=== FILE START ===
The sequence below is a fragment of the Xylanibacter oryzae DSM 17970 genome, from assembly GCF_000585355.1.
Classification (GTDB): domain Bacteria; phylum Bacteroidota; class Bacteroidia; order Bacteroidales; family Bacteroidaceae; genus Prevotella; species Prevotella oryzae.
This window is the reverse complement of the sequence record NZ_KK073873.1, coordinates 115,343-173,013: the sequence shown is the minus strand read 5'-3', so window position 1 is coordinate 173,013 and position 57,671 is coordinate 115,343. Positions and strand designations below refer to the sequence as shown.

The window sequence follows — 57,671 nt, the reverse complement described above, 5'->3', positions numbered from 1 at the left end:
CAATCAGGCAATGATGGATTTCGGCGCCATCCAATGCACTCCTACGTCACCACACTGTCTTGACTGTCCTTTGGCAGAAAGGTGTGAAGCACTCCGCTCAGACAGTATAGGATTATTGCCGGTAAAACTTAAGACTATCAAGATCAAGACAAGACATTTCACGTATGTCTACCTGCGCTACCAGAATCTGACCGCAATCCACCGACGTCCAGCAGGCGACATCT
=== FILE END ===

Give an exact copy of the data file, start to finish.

The sequence below is a fragment of the Xylanibacter oryzae DSM 17970 genome, from assembly GCF_000585355.1.
Classification (GTDB): domain Bacteria; phylum Bacteroidota; class Bacteroidia; order Bacteroidales; family Bacteroidaceae; genus Prevotella; species Prevotella oryzae.
This window is the reverse complement of the sequence record NZ_KK073873.1, coordinates 115,343-173,013: the sequence shown is the minus strand read 5'-3', so window position 1 is coordinate 173,013 and position 57,671 is coordinate 115,343. Positions and strand designations below refer to the sequence as shown.

The window sequence follows — 57,671 nt, the reverse complement described above, 5'->3', positions numbered from 1 at the left end:
CAATCAGGCAATGATGGATTTCGGCGCCATCCAATGCACTCCTACGTCACCACACTGTCTTGACTGTCCTTTGGCAGAAAGGTGTGAAGCACTCCGCTCAGACAGTATAGGATTATTGCCGGTAAAACTTAAGACTATCAAGATCAAGACAAGACATTTCACGTATGTCTACCTGCGCTACCAGAATCTGACCGCAATCCACCGACGTCCAGCAGGCGACATCT